Question Regarding Traveling After Surgery?
- Asked by VickyInStLouis
- 8 months ago
I am having an abdominoplasty/panniculectomy and mastopexy/augmentation (150cc saline). I am having the surgery about 4 hours from my home and will have a 23 hour hospital stay immediately following. I'll have drains that need to be removed about 1 week post op. I have made arrangements to stay at a hotel in the area for that week in-between, but now think I'd prefer to be home in my own bed. Is it ok to travel home, via car as a passenger, the day after surgery then back the next week?
Traveling after Mommy Makeover?
Your plastic surgeon will be your best resource when it comes to these types of questions; he/she knows exactly what is planned, will know whether you are experiencing any complications, and is ultimately responsible for your care.
Travel after surgery
I think a big issue with travel after surgery is the risk of deep vein thrombosis (DVT) and possible subsequent pulmonary embolus (PE). Certainly long haul flights have a risk of DVT ("economy class syndrome") without surgery, and the risk is greatly increased if the two are combined. I am personally happy fo rmy patients to fly in the order of one hour after surgery, but instruct them to get an isle seat and get up and walk frequently. I would worry about a 4 hour car trip combined with a moderate risk operation such as abdominoplasty. I have had a patient who had a low risk liposuction procedure who ignored my advice and took a 5 hour car trip the day of his surgery and developed a DVT and PE.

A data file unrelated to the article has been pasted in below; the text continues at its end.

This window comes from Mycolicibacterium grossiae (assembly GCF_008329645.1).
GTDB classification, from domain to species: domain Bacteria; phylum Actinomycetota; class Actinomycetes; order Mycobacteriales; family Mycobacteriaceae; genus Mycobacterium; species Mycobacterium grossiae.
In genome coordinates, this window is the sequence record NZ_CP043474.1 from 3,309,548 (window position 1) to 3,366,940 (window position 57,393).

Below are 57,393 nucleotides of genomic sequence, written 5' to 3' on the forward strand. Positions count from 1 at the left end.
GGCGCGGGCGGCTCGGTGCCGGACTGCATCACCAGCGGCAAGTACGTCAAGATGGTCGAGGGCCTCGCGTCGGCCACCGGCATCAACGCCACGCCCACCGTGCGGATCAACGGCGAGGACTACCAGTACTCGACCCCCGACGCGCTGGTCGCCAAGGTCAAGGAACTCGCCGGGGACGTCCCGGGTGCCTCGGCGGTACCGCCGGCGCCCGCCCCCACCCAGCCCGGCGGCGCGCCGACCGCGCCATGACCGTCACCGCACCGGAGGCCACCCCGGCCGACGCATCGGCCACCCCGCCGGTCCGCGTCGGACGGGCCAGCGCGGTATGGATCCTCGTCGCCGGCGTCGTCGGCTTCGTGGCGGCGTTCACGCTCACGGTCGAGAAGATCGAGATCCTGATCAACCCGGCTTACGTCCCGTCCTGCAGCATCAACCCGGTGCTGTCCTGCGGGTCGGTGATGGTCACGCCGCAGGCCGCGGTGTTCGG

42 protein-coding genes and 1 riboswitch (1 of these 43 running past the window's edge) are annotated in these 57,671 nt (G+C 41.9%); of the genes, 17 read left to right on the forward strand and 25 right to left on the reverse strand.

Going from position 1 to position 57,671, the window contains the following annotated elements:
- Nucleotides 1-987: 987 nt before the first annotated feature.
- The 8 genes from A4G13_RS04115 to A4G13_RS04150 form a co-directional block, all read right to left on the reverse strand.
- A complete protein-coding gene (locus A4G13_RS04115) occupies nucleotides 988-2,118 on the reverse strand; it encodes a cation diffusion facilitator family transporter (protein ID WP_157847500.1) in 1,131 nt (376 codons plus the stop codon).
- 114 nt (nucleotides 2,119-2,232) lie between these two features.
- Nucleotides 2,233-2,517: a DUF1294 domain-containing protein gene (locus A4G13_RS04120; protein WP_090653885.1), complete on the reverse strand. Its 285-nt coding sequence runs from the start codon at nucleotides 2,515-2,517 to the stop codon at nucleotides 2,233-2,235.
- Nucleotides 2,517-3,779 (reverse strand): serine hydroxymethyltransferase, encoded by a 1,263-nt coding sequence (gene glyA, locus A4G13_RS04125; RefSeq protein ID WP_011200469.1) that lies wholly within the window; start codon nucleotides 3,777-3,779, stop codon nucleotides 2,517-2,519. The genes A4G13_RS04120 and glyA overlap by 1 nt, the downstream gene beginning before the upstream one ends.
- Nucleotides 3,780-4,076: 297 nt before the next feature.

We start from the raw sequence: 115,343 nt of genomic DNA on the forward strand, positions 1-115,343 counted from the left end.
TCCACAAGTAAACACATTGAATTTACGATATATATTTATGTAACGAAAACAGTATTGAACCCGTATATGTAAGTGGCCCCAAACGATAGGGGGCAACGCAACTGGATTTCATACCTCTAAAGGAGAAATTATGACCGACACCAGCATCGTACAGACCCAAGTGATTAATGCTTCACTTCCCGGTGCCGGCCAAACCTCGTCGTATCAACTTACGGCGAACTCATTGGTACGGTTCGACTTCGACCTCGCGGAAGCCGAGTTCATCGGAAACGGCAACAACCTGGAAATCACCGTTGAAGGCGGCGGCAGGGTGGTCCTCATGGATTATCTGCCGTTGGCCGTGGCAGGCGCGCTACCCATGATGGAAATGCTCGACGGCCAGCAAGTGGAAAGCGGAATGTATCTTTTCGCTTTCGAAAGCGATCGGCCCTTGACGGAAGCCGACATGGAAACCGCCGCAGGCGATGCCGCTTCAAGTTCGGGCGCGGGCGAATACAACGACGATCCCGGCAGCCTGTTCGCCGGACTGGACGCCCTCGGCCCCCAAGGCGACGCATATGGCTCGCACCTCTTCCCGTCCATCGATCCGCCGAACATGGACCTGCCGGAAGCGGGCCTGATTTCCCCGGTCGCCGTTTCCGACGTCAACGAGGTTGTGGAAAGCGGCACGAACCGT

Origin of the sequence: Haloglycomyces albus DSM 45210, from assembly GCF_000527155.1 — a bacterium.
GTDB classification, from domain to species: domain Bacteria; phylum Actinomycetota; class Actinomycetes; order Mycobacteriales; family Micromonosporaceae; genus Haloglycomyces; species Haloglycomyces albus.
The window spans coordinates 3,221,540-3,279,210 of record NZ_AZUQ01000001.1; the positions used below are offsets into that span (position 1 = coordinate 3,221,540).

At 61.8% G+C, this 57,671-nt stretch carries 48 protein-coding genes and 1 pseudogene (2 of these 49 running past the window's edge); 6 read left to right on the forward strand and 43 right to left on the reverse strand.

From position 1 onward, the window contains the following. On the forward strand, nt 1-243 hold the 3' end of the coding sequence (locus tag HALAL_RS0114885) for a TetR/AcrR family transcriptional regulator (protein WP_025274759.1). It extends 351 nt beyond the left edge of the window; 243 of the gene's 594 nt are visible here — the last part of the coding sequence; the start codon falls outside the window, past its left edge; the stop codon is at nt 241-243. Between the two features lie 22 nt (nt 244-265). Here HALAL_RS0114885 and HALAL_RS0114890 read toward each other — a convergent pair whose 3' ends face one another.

I think if you did plan to drive 4hrs day 1 post abdominoplasty you would need to have good prophylaxsis including compression stockings and something like Clexane to thin the blood. As well you should stop every hour and walk.
Cosmetic Surgery is an Art and a Science
Having an overnight stay is very common. In my experience, this arrangement is very successful. Always discuss your post op care with your surgeon. In my experience, you would be able to go home in a car after the overnight stay. All the best
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Question Regarding Traveling After Surgery?
In this situation, ask your surgeon as I could make a case for either scenario and can see how you would be more comfortable at home. The problem with patients who do this is they are reluctant to come back if there is a problem or they wait too long. If you are going to pursue this, your surgeon will probably recommend frequent stops with ambulation to reduce the risk of DVTs. Kenneth Hughes, MD Los Angeles, CA
Stay Close to Your Surgeon
A Mommy Makeover is a big operation that requires monitoring post-operatively to prevent complications and optimize your result. You should ambulate ASAP after the procedure and remain as active as possible so being in your own bed too much or anywhere else isn't a great idea. I definitely think its safer if you stay near your surgeon for the first week, have your drain(s) removed and then go home with peace of mind...good luck!
Web reference: http://www.sadehsurgery.com/mommymakeover_gallery.htm